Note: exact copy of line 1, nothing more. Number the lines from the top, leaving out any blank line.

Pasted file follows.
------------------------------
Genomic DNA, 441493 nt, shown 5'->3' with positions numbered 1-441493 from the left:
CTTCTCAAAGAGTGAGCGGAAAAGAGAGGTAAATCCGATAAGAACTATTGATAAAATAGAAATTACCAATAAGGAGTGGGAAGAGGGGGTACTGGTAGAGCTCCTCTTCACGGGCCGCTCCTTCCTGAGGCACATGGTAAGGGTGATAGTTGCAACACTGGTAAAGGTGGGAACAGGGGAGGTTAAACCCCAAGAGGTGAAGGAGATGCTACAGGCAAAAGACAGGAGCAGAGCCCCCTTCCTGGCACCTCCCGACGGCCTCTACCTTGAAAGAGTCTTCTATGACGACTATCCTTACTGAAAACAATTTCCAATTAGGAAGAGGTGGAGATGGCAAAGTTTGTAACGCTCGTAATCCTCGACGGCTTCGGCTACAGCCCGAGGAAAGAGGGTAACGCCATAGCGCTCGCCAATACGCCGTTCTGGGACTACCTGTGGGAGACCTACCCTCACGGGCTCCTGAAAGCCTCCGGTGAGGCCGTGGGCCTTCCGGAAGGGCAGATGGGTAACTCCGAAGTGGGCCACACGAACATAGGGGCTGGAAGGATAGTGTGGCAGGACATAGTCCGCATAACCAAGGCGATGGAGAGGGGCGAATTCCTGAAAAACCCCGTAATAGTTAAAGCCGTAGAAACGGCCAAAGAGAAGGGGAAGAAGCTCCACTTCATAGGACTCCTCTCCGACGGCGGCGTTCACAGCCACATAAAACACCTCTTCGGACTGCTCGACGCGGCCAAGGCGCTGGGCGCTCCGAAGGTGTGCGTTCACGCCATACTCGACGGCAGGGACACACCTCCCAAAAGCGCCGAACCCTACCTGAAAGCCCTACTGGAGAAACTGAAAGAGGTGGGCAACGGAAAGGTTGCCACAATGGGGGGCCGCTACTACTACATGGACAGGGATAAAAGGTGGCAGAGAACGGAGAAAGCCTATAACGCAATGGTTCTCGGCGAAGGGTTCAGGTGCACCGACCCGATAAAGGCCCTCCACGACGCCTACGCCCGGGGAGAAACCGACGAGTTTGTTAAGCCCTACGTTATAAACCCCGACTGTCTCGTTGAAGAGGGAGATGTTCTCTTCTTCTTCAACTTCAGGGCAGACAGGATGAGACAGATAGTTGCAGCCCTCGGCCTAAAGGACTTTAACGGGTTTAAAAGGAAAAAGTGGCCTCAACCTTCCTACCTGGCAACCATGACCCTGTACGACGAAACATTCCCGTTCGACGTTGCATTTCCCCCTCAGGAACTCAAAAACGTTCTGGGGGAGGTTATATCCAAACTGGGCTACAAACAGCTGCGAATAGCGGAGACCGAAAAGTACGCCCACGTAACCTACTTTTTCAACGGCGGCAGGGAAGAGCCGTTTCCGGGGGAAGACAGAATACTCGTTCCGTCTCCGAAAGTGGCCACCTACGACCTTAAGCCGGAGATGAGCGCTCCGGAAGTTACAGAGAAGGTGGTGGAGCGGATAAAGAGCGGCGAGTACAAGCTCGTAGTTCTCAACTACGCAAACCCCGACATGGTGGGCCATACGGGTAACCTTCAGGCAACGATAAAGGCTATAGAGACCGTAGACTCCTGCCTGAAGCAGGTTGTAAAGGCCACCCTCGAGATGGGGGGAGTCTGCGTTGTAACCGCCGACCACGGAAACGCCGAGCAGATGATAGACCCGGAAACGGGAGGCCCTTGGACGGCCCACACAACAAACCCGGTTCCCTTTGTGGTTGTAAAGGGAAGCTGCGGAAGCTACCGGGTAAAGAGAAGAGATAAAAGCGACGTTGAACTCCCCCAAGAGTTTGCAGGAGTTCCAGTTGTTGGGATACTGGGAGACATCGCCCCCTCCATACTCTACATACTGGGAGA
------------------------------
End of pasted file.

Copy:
Genomic DNA, 441493 nt, shown 5'->3' with positions numbered 1-441493 from the left: